We are, unfortunately, seeing more and more skin cancer cases. There are a number of reasons for this, but our aging population and increased sun exposure, especially of the binge type, are both implicated.
Most skin cancers are recognised early, treated simply on a day-case basis and cure is usually assured. More complicated cases may require inpatient treatment and involvement of a multi-disciplinary team.
Some sunshine is good for us as we depend on a degree of sun exposure to build up our Vitamin D stocks for the long northern winters, but sensible sun-protection includes the following steps:
I will briefly describe the most common skin cancers:
Basal Cell Cancer (BCC) or ‘rodent ulcer’ is the commonest skin cancer and usually occurs in sun-exposed areas such as the face, head, arms and torso. They present as small pinkish/red non-healing nodules or ulcers. They are not usually itchy but will not go away. They grow slowly and generally do not spread beyond the local area. If caught early simple skin excision, often on a ‘see and treat’ basis under local anaesthetic, is curative. More complicated cases may require radiotherapy.
Squamous Cell Cancer (SCC) is the next most common skin cancer and again it’s usually sun-exposure related.
It tends to occur in older people and presents as a steadily growing nodule or non-healing ulcer. Any ulcer which will not heal or bleeds easily should be checked by your doctor. These are more serious skin cancers as they can spread to local lymph glands and beyond. Early recognition and prompt surgical treatment, which often includes skin grafting, is, however, curative in the vast majority of cases.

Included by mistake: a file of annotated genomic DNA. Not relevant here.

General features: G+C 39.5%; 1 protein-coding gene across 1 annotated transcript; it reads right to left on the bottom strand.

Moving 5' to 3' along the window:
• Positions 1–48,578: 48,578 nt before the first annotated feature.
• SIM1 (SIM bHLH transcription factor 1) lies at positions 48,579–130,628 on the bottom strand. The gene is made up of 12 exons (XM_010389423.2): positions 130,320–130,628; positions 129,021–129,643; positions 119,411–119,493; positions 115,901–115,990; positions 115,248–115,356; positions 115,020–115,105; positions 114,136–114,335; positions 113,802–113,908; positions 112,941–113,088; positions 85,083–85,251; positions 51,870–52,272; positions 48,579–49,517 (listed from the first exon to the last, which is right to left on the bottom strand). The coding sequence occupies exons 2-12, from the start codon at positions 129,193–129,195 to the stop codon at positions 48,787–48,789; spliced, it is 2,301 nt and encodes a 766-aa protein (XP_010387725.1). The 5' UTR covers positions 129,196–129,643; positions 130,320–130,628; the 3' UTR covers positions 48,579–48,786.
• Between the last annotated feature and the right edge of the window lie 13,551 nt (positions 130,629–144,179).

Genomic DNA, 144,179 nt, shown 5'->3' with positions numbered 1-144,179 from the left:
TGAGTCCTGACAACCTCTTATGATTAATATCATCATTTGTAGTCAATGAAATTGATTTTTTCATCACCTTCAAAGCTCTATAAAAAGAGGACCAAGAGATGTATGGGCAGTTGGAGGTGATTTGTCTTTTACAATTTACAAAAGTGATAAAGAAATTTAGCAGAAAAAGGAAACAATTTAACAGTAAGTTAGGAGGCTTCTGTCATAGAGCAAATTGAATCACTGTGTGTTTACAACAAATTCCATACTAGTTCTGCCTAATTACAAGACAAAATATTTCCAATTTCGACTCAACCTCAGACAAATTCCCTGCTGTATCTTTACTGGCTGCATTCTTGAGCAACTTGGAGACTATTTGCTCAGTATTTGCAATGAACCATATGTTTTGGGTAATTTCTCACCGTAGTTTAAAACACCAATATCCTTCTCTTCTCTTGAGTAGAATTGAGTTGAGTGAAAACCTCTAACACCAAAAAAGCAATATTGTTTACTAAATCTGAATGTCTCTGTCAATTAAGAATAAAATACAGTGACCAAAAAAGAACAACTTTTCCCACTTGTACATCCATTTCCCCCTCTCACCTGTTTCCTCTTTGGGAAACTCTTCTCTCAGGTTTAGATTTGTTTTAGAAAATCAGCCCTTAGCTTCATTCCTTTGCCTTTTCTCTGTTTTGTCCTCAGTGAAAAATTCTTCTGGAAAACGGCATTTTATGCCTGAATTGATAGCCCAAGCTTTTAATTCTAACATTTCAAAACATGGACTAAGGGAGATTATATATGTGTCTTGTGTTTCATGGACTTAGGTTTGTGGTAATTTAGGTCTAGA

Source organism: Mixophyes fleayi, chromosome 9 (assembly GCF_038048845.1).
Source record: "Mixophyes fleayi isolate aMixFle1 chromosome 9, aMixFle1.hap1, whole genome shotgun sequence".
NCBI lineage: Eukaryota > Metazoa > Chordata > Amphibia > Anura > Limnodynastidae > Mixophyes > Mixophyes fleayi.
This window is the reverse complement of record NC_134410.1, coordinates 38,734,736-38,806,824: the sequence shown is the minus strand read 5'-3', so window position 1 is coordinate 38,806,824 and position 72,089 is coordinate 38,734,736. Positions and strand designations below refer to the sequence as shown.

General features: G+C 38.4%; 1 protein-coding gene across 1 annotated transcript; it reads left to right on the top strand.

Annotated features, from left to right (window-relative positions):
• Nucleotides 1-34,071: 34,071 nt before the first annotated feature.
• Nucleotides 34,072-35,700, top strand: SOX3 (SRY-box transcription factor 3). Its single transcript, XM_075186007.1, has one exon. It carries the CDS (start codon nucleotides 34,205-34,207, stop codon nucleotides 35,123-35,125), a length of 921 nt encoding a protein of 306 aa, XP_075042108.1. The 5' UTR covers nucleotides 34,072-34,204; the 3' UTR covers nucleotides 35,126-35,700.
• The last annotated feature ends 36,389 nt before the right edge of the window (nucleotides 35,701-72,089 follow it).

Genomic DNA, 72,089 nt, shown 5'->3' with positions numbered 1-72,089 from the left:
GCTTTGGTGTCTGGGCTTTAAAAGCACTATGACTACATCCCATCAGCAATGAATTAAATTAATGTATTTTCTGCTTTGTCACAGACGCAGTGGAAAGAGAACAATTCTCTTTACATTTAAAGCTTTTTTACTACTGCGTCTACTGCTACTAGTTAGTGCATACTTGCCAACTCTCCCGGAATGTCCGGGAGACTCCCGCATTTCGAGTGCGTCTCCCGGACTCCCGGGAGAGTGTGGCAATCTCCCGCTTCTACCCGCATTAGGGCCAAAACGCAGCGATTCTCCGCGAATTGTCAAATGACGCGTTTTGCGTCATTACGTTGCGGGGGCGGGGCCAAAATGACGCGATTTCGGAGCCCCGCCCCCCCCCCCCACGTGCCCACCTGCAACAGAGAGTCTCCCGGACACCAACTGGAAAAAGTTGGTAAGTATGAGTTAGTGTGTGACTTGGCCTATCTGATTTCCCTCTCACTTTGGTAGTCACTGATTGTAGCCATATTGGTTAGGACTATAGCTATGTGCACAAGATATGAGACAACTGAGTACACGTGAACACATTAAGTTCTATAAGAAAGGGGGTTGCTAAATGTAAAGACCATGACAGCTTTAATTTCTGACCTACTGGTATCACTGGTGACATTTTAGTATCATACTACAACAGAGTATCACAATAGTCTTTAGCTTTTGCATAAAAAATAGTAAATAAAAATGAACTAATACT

Malignant Melanoma (MM) is the most serious form of skin cancer as it readily spreads to other parts of the body. It is also not as obviously sun-related so they can occur anywhere, including non-skin parts of the body. The most common presentation is the ‘changing mole’ – a pigmented skin lesion that is doing one or more of the following:
The good news is that if melanomas are removed at an early stage the condition is usually easy to cure. The surgical excision generally involves a slightly wider area than the previous two skin cancers mentioned, and the use of a flap or skin graft to close the area is common. In selected cases examination of the local lymph nodes will also be discussed with you.
Please find a BAPRAS guide to skin cancer as a PDF. rcs_bapras_guide_skin_cancer